James also hits up on a function that I use multiple times a day: "If youuse Sleep and Resume you quickly fall victim to the dreaded Vista la-laland where the device fails to resume properly." I used Sleep and Resume at least 20 times just last night during our fantasy football draft. Never had a problem. I use this feature daily and it’s much more stable than it was in XP. Does that mean it’s not an issue? No way: I’m sure many folks have the same issue that James has observed. Again, we’ll get to the why later on.
I can’t speak to the docking issues simply because the Q1 series has no dock. I also haven’t witnessed the frustration seen when rotating the screen. It generally rotates without fail and without any major interruptions to my productivity.
So there’s just a bit of my personal experience with Vista on my device. Let me emphasize one key part of that phrase: "on my device." Herein lies the problem as I see it. Windows has the unfortunate responsbility to be all solutions to all people and all devices. What do I mean by that? Let’s think about the vast array of users and their individual hardware configurations. I’m being a little extreme here, but I’ll go out on a limb to say something radical like "no two are alike". Every user is different and every computing environment is different. You might think I’m wrong (and that’s OK), but let me pose it this way:
Say we have two computer users: Jack and Jill. Both purchase the exact same PC hardware system, it doesn’t matter who makes it; they’re identical in the box. Both use the machine for two weeks but in different ways. Makes sense since they have different needs, like different applications, etc…. Are those two environments the same now? No way. As they’ve used the machine and installed software, there are hundreds of system files, registry keys and .dlls that are changed, overwritten and more. Agreed? OK, now tell me if Vista will behave exactly the same for both of them after those two weeks. What about after two months? Yes, I’m over-simplifying here, but the point remains: these two environments are now different and will behave inconsistent when compared to one another. Now multiply that scenario across the tens of millions of Vista users out there. You’ve got folks like James who are not happy with the OS on a device while you have me who is.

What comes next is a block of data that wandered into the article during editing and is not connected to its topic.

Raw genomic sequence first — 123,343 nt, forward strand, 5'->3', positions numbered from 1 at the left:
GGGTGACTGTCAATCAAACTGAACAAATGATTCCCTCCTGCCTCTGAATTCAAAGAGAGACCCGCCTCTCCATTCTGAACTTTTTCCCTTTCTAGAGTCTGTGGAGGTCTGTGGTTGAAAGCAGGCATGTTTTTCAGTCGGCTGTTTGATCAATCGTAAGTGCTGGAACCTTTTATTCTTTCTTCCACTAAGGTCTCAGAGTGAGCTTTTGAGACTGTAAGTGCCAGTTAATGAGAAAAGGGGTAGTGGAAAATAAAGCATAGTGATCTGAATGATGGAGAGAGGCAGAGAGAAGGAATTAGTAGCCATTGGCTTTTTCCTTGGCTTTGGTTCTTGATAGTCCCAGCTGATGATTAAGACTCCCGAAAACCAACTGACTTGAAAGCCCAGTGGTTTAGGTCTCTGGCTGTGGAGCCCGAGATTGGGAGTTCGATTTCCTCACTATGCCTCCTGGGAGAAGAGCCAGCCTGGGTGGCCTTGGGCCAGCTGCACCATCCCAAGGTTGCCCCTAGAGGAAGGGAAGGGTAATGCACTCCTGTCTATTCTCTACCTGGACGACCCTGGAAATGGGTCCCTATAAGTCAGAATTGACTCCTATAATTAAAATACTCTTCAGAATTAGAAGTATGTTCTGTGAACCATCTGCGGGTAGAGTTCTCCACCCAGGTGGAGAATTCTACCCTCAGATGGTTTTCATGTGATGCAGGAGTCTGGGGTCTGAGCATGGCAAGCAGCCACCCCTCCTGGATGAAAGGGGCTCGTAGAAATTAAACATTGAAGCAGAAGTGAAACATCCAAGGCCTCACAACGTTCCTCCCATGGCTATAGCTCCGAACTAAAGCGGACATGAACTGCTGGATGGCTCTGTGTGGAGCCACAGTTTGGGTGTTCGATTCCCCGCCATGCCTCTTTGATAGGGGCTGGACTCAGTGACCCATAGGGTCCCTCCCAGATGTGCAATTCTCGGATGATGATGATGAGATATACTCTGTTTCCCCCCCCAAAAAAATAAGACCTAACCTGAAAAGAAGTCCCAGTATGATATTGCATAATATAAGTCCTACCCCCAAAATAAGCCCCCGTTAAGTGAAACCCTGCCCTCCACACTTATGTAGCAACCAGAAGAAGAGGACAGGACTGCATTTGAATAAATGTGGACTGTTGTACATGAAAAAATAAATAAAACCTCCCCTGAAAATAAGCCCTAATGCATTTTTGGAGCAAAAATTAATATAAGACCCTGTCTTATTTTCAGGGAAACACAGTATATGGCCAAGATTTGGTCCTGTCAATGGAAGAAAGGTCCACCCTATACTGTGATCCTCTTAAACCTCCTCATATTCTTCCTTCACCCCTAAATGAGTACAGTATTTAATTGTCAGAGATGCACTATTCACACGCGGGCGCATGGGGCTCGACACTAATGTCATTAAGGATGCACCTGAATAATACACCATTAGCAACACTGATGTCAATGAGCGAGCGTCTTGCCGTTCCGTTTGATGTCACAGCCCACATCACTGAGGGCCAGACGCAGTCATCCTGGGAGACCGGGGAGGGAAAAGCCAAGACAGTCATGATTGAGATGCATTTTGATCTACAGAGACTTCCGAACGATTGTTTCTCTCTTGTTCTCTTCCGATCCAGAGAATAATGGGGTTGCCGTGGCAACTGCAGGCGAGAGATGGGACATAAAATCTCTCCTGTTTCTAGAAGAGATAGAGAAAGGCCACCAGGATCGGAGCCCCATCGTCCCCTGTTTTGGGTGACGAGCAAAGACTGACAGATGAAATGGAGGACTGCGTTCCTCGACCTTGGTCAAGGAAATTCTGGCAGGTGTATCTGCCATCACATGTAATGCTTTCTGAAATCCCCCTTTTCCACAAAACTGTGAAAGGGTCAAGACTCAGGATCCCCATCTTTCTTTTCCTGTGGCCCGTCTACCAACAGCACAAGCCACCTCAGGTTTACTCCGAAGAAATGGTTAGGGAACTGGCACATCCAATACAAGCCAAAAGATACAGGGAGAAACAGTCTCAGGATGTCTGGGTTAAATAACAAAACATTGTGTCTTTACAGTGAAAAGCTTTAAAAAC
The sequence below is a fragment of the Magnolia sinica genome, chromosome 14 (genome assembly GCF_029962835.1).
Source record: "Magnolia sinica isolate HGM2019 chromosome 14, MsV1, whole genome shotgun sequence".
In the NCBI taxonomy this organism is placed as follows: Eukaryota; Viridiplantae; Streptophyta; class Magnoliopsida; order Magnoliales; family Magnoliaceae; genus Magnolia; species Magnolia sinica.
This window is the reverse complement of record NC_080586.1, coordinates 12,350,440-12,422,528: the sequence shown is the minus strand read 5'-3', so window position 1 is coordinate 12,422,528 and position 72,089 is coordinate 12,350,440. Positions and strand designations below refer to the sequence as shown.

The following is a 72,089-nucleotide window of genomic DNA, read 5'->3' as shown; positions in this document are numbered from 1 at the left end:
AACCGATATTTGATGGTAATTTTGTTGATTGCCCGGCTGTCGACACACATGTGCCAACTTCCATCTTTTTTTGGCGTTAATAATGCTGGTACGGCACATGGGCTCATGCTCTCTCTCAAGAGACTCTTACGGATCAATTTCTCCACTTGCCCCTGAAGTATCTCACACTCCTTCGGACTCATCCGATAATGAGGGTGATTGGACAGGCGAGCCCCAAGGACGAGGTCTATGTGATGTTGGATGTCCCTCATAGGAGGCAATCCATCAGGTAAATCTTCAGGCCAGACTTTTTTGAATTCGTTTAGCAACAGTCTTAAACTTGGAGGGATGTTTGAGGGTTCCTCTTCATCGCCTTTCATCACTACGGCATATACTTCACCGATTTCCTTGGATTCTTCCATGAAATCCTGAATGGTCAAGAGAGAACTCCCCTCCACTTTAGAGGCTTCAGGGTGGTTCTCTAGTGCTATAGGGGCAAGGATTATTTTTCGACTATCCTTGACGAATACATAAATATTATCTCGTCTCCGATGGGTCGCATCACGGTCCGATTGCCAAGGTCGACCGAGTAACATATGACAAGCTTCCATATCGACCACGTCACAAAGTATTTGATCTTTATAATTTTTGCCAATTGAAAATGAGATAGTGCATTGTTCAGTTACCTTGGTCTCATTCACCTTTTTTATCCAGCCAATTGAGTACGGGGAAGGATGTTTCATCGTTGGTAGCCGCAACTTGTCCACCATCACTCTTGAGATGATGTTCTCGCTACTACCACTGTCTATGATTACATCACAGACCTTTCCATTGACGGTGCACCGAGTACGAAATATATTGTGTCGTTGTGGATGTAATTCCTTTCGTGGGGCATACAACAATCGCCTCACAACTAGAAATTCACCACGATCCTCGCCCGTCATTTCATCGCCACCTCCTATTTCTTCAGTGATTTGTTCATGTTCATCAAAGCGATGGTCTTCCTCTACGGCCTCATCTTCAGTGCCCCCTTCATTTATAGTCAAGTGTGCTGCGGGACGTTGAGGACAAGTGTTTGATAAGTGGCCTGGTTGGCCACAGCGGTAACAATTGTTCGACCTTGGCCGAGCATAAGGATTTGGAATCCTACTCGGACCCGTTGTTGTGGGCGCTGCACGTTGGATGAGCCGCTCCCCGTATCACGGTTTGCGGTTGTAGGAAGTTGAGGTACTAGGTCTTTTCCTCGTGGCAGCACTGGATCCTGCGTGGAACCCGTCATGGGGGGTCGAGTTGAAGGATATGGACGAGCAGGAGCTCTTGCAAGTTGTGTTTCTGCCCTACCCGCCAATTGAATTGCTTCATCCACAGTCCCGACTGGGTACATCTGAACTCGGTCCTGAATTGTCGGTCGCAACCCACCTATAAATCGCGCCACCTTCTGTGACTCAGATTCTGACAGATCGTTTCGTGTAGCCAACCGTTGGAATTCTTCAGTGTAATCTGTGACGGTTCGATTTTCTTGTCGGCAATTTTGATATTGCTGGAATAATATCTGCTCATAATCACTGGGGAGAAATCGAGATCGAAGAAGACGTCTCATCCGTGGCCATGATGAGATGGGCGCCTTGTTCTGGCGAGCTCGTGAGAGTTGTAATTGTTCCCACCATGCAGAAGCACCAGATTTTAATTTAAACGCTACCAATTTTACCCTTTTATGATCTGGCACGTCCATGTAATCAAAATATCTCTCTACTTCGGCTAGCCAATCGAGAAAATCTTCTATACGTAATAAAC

Now let’s take a look at a more consistent experience for a second: Mac OS X on an Apple machine. There’s a vast difference here because the OS is Unix-based and the hardware has very few configurations as they’re generally controlled by Apple. Use the same scenario as above with Jack and Jill but this time, give them new identical Mac computers. The inconsistency in the user experience and computing environment greatly diminishes. Note before I continue: this isn’t a Mac is better than PC argument, this is simply an example to prove a point.
One of the challenges that Microsoft has with Windows is the "all things to all people" thought I raised early on. While my experience with Vista on a mobile device is positive, a lighter operating system would greatly enhance the experience. Unfortunately, Vista has to maintain backwards compatibility with older applications, so it’s unlikely we’ll see a "Vista Lite". It’s possible, but if you could get a "Vista Lite" on a mobile device would you take advantage of increased performance? Maybe. Would you still do so if many of your day to day apps didn’t run on the lighter OS? Maybe not.
If I could suggest one thing going forward to Microsoft, it would be to find a way to break the "all things to all people" idea for Windows. Find the lowest common denominator of a kernel and go from there. While I understand the need for backwards compatibility, especially in the business world, perhaps a lighter OS combined with baked-in virtualization for legacy needs could be the answer. I realize it’s not as simple as that, but…maybe it should be. In any case, I’m happy with Vista on my device and have no intention of going back to XP. You might have the same hardware as I, but as we always say: your mileage may vary.